Sermon for the Third Sunday in Lent, March 20, 2022 – the Rev. Dr. Elaine Ellis Thomas

ASEP Sermons

(Genesis 3:8-21)+Psalm 96+Romans 8:31-39+Mark 13:14-22

Imagine for a moment that you are sitting under some olive trees with friends and followers of Jesus. Across the Kidron Valley, you can see the massive temple built by Herod the Great, a temple so huge it would not fit in Met Life Stadium over there in East Rutherford. The temple dominated Jerusalem and dominated Jewish life and practice.

So, there you are with a group of people on the Mount of Olives overlooking the city and from where, two days earlier, you had walked with a festive procession into Jerusalem through the Eastern Gate shouting “Hosanna” and waving palm branches. You watched as Jesus threw the moneychangers out of the temple courts, listened as he challenged the scribes and Pharisees, and heard the ominous warnings about the temple being destroyed.

And now Jesus is talking about what sounds like the end of the world.

We are three days from the crucifixion which none of them (except Jesus) likely saw coming. Jesus has grown more provocative. Many scholars agree that the cleansing of the Temple was really the last straw for the religious leaders.  At this point, Jesus doesn’t seem to have much time for the that leadership or for the complicity they have in the Roman occupation, doing their best not to rock the boat rather than standing up to the empire.

And here is where we have to take a step back and remember that Mark is writing at a time 40-or-so years later when all of this that Jesus talks about seems to be coming true. Rome invaded Jerusalem in the year 63CE. A few years later came the 1st Jewish Revolt which drove the Romans out, temporarily at least. But in the year 70, the Romans besieged Jerusalem, starving or massacring much of the population and destroying the temple. All that remains to this day is the Western Wall, sometimes called the Wailing Wall, one of the holiest sites in Judaism.

The desolating sacrilege to which Mark refers comes from the book of Daniel, when another invading ruler outlawed daily sacrifices made by the Jewish priests on the altar of the temple, replacing them with pagan sacrifices. We don’t actually know what it refers to in Jesus’s context. There are some historic references to the Emperor Caligula trying to set up a statue of himself in the temple in the 40s, and maybe something similar happened during the Jewish revolts, whether a statue or images or emblems placed in the Holy of Holies. So, when Jesus says to watch out when that happens, it means that the end is near – the temple will be destroyed and the people scattered. And it’s really hard to be a refugee when you are pregnant or too young or ill or old or disabled.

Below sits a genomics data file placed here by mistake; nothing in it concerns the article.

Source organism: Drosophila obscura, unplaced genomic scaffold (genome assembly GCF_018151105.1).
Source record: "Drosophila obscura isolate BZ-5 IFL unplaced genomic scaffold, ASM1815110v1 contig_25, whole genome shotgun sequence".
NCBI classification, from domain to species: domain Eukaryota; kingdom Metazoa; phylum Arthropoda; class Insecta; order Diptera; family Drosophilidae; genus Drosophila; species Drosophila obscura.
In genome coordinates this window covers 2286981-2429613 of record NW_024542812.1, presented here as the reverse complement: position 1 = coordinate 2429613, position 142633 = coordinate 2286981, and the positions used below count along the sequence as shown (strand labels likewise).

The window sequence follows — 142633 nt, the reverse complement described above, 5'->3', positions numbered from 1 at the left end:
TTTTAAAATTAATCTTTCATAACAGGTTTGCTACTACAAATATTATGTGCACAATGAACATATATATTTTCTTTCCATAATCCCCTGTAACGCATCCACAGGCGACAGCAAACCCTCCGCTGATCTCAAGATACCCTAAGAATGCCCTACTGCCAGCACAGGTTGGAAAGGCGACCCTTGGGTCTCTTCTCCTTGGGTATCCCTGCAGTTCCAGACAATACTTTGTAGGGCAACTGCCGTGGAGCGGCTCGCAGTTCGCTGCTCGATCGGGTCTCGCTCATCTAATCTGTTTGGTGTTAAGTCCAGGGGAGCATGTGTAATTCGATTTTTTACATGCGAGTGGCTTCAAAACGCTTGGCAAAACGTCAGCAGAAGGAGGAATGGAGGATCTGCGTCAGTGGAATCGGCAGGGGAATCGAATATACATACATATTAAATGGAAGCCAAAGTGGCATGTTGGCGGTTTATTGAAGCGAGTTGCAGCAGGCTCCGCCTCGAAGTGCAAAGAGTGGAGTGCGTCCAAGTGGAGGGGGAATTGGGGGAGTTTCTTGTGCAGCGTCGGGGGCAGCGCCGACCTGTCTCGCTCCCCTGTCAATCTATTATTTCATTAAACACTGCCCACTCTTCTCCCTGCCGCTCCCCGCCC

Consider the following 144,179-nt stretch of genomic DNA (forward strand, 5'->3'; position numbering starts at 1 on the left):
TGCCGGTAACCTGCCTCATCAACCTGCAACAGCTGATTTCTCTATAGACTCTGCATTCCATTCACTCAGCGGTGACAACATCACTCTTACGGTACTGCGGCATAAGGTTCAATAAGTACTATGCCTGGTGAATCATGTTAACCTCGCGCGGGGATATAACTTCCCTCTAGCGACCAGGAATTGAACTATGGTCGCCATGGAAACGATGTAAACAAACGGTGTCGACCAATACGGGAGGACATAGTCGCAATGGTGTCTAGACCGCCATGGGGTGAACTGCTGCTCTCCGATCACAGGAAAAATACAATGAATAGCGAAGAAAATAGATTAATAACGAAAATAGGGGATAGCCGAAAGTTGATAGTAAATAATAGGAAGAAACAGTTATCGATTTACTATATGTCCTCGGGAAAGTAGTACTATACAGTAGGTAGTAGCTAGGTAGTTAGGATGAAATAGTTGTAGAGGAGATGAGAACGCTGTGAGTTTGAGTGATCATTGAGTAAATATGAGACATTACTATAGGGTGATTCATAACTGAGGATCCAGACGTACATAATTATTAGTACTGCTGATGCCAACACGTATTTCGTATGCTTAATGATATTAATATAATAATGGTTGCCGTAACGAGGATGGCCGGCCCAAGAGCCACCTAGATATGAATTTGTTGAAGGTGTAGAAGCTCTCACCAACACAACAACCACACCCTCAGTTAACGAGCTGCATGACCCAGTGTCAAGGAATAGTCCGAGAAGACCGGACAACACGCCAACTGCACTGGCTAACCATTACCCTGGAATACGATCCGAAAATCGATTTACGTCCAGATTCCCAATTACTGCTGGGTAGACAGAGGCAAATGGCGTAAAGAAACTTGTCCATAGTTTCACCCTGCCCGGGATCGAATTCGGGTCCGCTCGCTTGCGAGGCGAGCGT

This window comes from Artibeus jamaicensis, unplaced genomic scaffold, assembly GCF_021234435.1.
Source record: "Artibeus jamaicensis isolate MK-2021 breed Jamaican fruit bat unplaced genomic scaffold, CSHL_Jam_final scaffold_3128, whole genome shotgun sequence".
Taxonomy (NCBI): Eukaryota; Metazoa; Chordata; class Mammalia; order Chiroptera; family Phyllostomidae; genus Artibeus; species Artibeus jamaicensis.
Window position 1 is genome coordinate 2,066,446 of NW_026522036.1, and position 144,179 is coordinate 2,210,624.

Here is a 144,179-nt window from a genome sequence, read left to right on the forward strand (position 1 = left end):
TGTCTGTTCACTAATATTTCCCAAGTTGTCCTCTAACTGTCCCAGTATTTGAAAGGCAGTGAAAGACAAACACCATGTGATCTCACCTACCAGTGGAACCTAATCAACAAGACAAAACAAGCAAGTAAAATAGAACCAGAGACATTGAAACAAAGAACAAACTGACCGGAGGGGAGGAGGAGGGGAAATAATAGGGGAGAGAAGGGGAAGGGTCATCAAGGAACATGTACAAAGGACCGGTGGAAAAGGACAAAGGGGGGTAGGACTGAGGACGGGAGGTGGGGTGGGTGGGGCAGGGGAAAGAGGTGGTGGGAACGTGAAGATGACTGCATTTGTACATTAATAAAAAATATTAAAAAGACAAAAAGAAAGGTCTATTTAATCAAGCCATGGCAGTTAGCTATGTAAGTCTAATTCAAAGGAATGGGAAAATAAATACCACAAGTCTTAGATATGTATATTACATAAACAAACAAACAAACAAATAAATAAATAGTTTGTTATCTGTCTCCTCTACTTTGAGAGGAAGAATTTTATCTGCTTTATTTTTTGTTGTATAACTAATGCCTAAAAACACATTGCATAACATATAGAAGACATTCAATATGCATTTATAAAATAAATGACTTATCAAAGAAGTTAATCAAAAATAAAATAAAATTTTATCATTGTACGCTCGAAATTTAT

Just look at the images coming out of Ukraine.

This whole 13th chapter of Mark has Jesus preparing his followers for what is to come, and it really carries a dual meaning: Jesus is about to be handed over to torture and death and, for Mark, the whole system is about to collapse. The Jewish leadership will need to make sure that Jewish practice is maintained in the face of Rome, and those who are wavering – those followers of Jesus – simply cannot be allowed to corrupt the Jewish way of life. Returning to what I have said many times before, these were Jews in conflict with other Jews. Ultimately, we know that the Jews were scattered around the world following a series of revolts in the late 1st and early 2nd centuries. As for the Jesus followers, those called Christians, Paul and the other apostles went about the near east and beyond as missionaries, sharing the Good News and, as often as not, paying for it with their lives.